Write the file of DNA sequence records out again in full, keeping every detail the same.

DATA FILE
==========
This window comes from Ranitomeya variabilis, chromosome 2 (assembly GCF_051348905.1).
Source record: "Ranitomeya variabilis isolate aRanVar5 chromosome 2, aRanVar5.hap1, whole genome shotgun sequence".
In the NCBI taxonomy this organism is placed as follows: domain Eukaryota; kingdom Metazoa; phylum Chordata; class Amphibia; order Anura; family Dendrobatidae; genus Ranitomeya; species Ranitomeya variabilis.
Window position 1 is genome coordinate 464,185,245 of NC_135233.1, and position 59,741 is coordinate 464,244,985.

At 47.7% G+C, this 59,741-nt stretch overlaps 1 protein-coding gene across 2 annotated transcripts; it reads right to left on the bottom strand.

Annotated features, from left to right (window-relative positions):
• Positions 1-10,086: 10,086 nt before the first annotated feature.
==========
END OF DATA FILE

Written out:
This window comes from Ranitomeya variabilis, chromosome 2 (assembly GCF_051348905.1).
Source record: "Ranitomeya variabilis isolate aRanVar5 chromosome 2, aRanVar5.hap1, whole genome shotgun sequence".
In the NCBI taxonomy this organism is placed as follows: domain Eukaryota; kingdom Metazoa; phylum Chordata; class Amphibia; order Anura; family Dendrobatidae; genus Ranitomeya; species Ranitomeya variabilis.
Window position 1 is genome coordinate 464,185,245 of NC_135233.1, and position 59,741 is coordinate 464,244,985.

At 47.7% G+C, this 59,741-nt stretch overlaps 1 protein-coding gene across 2 annotated transcripts; it reads right to left on the bottom strand.

Annotated features, from left to right (window-relative positions):
• Positions 1-10,086: 10,086 nt before the first annotated feature.